A look at the June 1994 issue of British C64 magazine, Commodore Format.
- Read Commodore Format 45 (June 1994) here. Hyper links take you to specific articles.
- This issue had no subscriber’s newsletter.
Commodore Format 45 was essentially new editor Dave Golder getting down to business, with no time for hand wringing over the state of the machine but plenty for a rich range of features spanning new games, a C64 exclusive software developer, graphics creation and news. Yep, there was a lot of news. “Sudddenly, there seems to be a lot happening on the C64 scene”, says Dave in this month’s editorial. “What the C64 needs now and, it seems, is getting, are games written by people who really want to write for the C64.”
TELL A GOOD STORY
We spoke last time about how important narrative was, even if it didn’t quite match up with reality. But there was some truth to the emergence of enthusiastic new developers picking up where the established commercial producers had left off. One was the Electric Boys, given the centre pages in CF45. Led by Russ Michaels, who’d started out running his own PD group writing demos and utilities, there were grand plans for a Commodore 64 version of 16-bit classic Flashback and even a Captain America game. More ambitiously, Russ wanted to try and get all C64 users in the UK onto disk drive so they could begin to create more diverse games. Ultimately, though, the good intentions of Electric Boys arrived just too late in the game to make enough impact. We’ll be hearing lots more from them over the coming months, though, and we’ve written about C64 Flashback (and its fate! – Ed) in our look at issue 38 here.
Games wise, CF was all about looking forwards again. Germ Alert was a sort of Bubble Bobble clone with some lovely looking sprites and fun platform-based levels; Defensive, meantime, was the first offering of substance from the Electric Boys. Essentially it was a Defender remake with knobs on, and not atypical of a lot of stuff we’d see over the coming year. Case in point? Over the page from the preview of Defensive came news of a totally separate but almost identical came called Deadline. As readers would begin to note in the Mighty Brain section, there was no doubting the technical ability of these homebrew games; where they often fell down was in originality and depth.
GRIT UNDER YOUR NAILS
The rest of June 1994’s issue is heavily devoted, again, to creating games of your own. The Mean Machine Code feature really gets your hands dirty with the ultimate coding tricks, and there’s a machine code assembler on the Power Pack enabling you to get started straight away. A few pages later, Jon Wells returns with more tips on making cool stuff in the Shoot ‘Em Up Construction Kit, and the Apex (Mayhem) boys appear at the back of the mag taking care of aesthetics. Famed for producing some of the best graphics on the C64, they were the logical choice for a tutorial in making your games look as pretty as could be. The latter is a meaty, four-page affair that also showcases editor Dave Golder’s superlative attention to detail. The boxouts and walkthroughs are aplenty, but Dave’s CF‘s also take advantage of the new DTP technology Future invested in during 1993 and 1994. In layman’s terms, CF had been able to use new colours and other tricks thanks to its thicker paper and modern ink for about a year, but it was Dave who really ran with the fact. In short, his issues look kick ass.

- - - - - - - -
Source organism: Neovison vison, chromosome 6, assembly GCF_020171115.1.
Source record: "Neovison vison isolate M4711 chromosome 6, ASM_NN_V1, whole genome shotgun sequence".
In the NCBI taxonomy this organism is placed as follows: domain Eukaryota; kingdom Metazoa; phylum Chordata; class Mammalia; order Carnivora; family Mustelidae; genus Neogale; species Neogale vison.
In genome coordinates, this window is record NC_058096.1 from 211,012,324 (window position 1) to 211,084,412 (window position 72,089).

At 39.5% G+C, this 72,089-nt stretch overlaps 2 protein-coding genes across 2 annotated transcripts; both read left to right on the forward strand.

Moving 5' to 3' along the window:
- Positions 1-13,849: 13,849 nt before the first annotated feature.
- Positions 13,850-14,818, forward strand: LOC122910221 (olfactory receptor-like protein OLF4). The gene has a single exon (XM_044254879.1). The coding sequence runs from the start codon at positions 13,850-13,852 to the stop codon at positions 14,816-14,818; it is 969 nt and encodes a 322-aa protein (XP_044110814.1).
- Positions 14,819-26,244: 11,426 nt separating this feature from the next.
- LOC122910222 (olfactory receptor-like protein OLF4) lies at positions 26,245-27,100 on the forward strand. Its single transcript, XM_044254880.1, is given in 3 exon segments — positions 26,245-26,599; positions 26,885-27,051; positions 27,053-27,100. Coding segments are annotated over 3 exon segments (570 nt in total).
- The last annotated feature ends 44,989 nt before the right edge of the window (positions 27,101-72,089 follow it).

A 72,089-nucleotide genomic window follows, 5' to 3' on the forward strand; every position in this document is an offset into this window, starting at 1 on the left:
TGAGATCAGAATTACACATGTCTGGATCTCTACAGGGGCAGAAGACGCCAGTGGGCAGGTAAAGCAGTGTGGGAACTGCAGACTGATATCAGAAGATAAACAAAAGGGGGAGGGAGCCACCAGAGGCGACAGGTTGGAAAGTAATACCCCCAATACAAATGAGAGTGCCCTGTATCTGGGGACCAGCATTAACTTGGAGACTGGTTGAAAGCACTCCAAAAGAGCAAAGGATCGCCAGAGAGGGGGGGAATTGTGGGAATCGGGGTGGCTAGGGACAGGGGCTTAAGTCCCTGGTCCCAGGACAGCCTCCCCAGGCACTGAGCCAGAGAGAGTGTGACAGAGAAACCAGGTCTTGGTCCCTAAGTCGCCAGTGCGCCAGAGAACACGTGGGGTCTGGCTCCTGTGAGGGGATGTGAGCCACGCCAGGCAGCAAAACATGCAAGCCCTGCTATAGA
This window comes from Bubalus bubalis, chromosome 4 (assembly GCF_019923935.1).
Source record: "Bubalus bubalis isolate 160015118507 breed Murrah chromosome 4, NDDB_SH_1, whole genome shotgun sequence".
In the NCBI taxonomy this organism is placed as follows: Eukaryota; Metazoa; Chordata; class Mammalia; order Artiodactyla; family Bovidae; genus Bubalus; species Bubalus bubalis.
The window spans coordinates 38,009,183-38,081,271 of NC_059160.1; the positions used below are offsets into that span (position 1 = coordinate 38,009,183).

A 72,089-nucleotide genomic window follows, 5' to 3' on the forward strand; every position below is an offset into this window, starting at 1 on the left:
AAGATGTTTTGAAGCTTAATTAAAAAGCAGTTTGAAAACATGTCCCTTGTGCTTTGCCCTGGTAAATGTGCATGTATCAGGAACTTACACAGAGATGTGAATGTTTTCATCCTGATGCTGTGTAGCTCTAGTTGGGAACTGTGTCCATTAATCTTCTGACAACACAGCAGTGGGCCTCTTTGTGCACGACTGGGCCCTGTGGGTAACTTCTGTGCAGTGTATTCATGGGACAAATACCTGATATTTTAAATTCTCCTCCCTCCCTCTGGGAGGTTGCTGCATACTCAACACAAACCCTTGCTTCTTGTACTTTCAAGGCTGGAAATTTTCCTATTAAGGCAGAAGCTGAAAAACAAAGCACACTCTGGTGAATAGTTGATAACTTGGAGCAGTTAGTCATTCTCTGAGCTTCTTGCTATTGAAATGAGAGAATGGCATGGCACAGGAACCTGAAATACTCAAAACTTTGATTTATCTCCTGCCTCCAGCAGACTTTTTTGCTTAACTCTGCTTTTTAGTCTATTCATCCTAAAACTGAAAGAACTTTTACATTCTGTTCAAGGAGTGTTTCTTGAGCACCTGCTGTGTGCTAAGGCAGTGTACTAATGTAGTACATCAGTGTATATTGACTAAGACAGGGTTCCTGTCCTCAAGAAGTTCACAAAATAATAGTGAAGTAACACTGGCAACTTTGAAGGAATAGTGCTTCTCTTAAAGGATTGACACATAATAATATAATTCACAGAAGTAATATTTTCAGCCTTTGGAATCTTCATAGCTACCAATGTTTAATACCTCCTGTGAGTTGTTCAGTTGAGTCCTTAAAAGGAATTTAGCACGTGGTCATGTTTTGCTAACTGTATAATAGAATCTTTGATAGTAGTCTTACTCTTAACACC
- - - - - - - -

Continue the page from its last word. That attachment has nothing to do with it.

Ultimately, though, it’s the sense of calm that pervades through this particular edition of Commodore Format. It wasn’t a big deal that the machine no longer had new games on high street shelves; quickly, the mag had moved on to a new normality. Reading CF was still fun, informative and – above all – essential for any C64 fan. CF
ON THE POWER PACK
For the second time in a year, a utility lead the tape: Speech does what it says, allowing your C64 to “talk” and to include the results in your own games. The 6510+ assembler allowed you to do some “proper” C64 coding and tied into a feature in the mag we’ve spoken about up there in the main feature, and the second part of the Mayhem Megamix was here too, allowing you to fiddle with yet more music from Apex’ Creatures 2 and more. There was just one game to play this time around, the Marmite-ish Repton 3. It’s a sort of Boulderdash thing with its roots on the BBC.